The first problem that is raised involves the ability to establish a mortgage on the basis of bank documents. A proceeding before the land and mortgage register court is a non-adversarial proceeding under property law, which means that it is undoubtedly a type of civil proceeding. Thus an analysis of the new Art. 95(1a) suggests that bank documents on the basis of which a mortgage is established for a bank are deprived of the legal force of an official document in a land and mortgage register proceeding. Consequently, it would appear that Polish banks will be required to use the form of a notarial deed in order to establish a valid mortgage on their behalf. But before reaching that conclusion, it must be considered that the existing par. 3–5 of Art. 95, which govern the procedure for establishing a mortgage on the basis of bank documents, were left unchanged. A reading of the amended Art. 95 leads one to conclude that the Sejm fell into a kind of legislative dissonance. If creation of a bank mortgage now requires a notarial deed, then the existing Art. 95(3)–(5) should have been repealed. That, at least, should be concluded if one assumes that the legislature was acting rationally.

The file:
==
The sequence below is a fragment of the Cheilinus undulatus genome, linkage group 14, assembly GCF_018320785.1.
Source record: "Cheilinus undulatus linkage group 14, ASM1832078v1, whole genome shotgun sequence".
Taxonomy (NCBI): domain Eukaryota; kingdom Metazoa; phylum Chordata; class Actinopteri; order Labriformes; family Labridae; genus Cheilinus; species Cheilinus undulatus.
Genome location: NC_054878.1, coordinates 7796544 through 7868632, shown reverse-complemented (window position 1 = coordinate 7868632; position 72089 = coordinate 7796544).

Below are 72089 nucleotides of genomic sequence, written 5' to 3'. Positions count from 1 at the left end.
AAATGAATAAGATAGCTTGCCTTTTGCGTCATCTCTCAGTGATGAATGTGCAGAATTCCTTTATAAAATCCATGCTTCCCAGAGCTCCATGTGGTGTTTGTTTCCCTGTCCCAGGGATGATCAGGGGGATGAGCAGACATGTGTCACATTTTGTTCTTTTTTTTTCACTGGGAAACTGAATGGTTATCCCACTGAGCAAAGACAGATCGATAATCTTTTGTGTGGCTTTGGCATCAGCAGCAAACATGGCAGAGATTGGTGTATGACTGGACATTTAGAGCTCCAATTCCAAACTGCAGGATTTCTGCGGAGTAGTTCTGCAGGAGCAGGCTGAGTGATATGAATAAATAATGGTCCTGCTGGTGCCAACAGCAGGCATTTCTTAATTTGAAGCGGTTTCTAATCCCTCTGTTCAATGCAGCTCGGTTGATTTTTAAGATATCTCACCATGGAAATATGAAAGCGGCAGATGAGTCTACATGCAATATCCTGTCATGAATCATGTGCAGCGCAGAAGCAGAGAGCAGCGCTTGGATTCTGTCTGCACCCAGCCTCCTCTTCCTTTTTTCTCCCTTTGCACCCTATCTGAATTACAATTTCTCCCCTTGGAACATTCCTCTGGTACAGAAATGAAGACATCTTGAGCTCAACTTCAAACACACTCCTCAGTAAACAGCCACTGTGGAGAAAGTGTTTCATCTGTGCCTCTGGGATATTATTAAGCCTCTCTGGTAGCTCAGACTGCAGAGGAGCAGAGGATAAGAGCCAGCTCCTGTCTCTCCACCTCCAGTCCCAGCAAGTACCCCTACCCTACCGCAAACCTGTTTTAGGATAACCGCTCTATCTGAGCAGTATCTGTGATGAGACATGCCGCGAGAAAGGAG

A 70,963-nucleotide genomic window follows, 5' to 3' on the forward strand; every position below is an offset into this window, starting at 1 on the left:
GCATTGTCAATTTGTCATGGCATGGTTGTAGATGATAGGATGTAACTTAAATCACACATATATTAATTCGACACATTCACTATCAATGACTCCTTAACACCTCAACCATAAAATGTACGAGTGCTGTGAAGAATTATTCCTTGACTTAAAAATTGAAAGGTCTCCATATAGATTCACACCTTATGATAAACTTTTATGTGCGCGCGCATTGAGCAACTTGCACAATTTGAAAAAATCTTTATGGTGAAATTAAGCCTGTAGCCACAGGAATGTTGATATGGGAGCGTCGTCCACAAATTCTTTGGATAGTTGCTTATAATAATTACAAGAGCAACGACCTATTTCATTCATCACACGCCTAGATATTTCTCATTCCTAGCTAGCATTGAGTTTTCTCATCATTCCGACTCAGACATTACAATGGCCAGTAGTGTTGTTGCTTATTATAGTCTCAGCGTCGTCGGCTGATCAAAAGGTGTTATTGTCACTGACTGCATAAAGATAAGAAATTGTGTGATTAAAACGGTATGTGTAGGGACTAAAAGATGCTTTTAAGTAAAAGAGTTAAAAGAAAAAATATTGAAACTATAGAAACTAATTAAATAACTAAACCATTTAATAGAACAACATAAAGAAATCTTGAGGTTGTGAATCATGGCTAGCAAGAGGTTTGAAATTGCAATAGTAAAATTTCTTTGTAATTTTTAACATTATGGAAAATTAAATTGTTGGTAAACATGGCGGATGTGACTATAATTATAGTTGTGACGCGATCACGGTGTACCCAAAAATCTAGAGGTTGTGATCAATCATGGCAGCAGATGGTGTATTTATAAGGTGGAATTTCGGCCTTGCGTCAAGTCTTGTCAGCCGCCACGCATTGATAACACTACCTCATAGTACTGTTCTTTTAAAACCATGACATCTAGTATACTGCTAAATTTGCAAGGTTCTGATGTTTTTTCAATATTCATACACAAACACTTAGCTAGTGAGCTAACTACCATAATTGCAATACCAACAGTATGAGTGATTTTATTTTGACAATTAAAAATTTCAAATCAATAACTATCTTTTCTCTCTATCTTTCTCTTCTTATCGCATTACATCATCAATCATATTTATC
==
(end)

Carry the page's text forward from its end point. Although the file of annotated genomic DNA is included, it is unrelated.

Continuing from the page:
One defensible interpretation is that the intention of the drafters was not to eliminate the ability to establish a mortgage in favour of a bank on the basis of bank documents, without the need for the owner of the encumbered real estate to submit a statement establishing the mortgage in the form of a notarial deed, but only a statement in writing.